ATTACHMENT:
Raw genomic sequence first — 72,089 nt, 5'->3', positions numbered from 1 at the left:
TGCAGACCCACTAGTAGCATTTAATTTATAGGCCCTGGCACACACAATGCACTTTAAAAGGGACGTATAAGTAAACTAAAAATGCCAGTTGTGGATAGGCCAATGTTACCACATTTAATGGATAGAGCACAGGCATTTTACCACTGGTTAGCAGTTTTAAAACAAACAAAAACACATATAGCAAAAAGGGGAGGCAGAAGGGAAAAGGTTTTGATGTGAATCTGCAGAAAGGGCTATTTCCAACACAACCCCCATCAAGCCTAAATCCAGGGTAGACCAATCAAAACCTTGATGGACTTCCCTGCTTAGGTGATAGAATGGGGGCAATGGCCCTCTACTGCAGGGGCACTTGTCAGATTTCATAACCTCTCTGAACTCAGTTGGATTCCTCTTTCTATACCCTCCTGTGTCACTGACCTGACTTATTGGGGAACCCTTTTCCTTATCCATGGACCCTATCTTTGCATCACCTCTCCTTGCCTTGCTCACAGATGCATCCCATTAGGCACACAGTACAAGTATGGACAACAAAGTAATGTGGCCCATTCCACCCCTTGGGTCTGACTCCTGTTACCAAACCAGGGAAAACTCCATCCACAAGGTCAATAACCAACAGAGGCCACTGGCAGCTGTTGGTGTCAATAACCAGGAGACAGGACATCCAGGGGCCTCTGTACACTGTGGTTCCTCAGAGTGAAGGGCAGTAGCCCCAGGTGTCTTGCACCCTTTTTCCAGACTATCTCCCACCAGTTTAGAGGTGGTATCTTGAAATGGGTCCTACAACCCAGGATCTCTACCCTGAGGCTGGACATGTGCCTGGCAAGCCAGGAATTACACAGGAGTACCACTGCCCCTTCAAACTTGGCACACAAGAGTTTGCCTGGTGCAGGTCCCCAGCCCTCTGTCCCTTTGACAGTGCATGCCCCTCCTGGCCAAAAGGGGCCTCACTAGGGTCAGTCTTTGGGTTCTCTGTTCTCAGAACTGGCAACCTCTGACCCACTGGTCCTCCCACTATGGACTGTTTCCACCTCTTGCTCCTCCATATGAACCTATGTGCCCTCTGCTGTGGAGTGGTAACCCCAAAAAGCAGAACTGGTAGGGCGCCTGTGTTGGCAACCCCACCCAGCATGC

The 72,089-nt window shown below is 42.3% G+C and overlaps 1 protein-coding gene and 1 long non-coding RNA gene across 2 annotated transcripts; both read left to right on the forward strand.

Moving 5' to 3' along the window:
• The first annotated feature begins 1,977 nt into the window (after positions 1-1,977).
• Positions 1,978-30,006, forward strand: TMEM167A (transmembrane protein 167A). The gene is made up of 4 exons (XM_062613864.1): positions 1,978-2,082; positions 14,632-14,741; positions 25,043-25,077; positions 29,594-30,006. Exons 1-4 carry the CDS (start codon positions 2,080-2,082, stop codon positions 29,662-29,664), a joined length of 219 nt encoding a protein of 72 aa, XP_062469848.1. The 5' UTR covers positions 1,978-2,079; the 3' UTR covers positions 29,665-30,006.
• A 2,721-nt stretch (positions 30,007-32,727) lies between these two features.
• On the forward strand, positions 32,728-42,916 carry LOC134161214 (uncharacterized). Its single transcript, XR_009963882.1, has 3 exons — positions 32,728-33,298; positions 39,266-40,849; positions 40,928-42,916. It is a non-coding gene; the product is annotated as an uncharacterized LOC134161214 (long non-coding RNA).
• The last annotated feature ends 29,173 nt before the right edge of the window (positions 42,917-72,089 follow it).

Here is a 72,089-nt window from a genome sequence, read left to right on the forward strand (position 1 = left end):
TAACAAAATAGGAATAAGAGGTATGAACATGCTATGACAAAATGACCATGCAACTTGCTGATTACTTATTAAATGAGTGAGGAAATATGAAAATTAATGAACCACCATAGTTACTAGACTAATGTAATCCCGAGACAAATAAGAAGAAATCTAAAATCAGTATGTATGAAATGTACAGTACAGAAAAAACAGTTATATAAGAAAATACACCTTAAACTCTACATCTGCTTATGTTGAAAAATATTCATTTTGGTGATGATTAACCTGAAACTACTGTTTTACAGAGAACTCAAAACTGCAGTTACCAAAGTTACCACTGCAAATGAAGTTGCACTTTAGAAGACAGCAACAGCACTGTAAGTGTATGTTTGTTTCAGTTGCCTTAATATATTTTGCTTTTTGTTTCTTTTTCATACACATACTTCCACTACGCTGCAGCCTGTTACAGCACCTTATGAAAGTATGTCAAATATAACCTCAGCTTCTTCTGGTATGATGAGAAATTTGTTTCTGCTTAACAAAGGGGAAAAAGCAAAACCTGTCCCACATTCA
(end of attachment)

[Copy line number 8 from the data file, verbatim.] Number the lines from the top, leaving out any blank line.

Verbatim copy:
• On the forward strand, positions 32,728-42,916 carry LOC134161214 (uncharacterized). Its single transcript, XR_009963882.1, has 3 exons — positions 32,728-33,298; positions 39,266-40,849; positions 40,928-42,916. It is a non-coding gene; the product is annotated as an uncharacterized LOC134161214 (long non-coding RNA).